What I’ve Learned Since Buying My First (Maggot-Infested) Property 10 Years Ago

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I remember one of the first properties I bought nearly 10 years ago. It was such a dog. It was a turn-of-the-20th-Century home that had been turned into a duplex. It was large and grand but needed a LOT of love. I mean seriously. It was terrible.

When I walked into it the first time, I remember seeing things I couldn’t believe — remnants from tenants who had lived in it and were evicted. Their parting ways were obviously made for reality TV, as they literally put raw ground beef into the floor vents. There was ketchup and mustard on the walls and trash everywhere. The place literally smelled like a mix between a trash factory and rotting, pungent, smelly summer body odor. Not to mention the maggots. There were maggots, too.

But no matter how terrible the house was, no matter how bad she smelled, or what kind of a nightmare I had to deal with, I was in love with this house. And how could I possibly know? It was my first investment property — and actually, the first property period I’d ever bought.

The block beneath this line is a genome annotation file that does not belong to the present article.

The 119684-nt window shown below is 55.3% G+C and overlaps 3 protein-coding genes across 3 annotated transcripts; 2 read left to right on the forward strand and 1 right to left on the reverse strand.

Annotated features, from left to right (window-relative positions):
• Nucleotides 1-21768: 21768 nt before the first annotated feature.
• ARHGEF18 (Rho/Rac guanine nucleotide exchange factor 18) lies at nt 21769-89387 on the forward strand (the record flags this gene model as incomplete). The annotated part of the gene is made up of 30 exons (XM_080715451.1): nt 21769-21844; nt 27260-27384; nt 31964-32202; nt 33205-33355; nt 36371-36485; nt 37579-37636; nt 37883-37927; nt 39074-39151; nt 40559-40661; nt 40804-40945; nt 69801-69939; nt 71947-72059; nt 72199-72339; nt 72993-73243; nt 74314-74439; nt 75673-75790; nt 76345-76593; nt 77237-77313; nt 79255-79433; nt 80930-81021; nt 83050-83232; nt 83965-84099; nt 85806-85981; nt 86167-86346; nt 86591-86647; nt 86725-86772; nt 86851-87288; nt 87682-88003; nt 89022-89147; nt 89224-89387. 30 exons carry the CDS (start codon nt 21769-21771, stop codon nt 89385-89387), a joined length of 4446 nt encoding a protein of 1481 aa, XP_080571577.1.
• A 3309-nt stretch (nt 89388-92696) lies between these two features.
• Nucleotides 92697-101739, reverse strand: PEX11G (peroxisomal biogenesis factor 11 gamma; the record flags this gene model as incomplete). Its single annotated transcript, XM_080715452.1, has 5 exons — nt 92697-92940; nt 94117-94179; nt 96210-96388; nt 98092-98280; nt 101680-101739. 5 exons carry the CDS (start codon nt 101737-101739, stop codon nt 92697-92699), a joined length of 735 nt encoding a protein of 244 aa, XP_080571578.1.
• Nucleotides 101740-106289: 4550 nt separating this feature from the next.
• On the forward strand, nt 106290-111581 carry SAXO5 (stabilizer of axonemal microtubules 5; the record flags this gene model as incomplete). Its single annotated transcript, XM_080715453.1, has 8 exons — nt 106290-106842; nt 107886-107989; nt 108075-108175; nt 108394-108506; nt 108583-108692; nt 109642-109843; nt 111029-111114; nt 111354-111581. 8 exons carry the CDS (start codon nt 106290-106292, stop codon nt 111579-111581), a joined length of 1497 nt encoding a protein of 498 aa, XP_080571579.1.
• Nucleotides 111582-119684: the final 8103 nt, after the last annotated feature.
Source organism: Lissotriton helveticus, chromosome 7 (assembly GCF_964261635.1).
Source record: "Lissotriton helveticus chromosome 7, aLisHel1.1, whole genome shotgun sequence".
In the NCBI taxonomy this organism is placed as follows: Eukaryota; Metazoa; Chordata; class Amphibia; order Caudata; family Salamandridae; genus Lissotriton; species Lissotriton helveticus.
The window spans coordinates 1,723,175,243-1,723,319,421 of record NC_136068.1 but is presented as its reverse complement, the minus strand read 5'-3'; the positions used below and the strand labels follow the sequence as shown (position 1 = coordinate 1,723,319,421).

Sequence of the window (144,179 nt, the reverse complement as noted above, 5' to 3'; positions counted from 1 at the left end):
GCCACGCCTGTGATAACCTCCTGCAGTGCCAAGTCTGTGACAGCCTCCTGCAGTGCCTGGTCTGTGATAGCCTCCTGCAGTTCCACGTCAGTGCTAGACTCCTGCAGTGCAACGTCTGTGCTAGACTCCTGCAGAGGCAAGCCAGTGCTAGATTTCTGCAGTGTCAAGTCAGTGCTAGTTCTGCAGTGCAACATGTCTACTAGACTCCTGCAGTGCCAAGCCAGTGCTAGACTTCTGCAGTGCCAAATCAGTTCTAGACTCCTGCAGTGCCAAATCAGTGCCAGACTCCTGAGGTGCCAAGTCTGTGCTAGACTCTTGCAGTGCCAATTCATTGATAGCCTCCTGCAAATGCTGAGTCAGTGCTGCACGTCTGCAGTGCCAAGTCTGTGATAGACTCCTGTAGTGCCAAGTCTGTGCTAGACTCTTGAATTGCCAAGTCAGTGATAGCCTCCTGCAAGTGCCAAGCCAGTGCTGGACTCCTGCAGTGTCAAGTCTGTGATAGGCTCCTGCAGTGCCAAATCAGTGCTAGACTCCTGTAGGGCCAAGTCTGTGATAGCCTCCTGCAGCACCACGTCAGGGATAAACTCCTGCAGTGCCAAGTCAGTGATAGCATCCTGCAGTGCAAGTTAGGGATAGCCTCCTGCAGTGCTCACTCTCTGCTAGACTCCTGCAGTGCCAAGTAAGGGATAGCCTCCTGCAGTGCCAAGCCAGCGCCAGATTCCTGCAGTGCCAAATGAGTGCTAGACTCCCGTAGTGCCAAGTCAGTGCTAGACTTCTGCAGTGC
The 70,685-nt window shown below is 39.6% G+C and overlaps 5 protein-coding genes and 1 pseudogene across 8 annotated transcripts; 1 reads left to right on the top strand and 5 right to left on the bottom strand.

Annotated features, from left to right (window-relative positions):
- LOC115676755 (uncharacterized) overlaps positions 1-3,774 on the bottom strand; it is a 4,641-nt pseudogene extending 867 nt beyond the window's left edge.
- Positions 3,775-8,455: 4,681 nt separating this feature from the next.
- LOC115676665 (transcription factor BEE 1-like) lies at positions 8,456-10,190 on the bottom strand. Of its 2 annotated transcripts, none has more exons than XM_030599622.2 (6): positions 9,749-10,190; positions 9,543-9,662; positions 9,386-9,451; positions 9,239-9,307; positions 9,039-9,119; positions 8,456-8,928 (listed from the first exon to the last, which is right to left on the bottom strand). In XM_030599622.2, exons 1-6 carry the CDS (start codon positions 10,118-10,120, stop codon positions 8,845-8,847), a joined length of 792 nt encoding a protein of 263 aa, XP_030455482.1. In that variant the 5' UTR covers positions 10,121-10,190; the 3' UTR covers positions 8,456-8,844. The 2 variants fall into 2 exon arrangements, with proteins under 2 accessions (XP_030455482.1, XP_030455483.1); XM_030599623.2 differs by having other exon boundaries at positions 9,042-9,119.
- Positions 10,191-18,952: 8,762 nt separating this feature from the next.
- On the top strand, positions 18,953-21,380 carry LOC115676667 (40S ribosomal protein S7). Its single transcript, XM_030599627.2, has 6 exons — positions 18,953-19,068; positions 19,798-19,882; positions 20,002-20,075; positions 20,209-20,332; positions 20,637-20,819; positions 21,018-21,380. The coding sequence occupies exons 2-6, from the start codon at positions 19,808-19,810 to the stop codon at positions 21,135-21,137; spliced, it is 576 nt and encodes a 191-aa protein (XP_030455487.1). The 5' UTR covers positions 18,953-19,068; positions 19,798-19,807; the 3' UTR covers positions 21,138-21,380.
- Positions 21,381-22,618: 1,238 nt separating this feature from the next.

During this deal, we encountered all sorts of issues — from a crazy business partner who would leave for days on end, to the guys who I ended up having work for me who came from the day laborer place down the street, to the guys who ended up renting it out, and sort-of-almost buying, then not buying, then moving out. The project involved stone foundation work, dealing with old wood floors, and creating functional space. We struggled with what to buy for rehab materials and what not to do during the renovation.

Related: My Journey to Financial Freedom: Invaluable Lessons Learned From a 17-Year Love Affair With Real Estate

It was a wild ride. It was insanity. It was NOT how the deal was supposed to go. It was an education. And a train wreck. And a life experience. It was the start of my real world real-estate MBA — mainly the how-not-to section.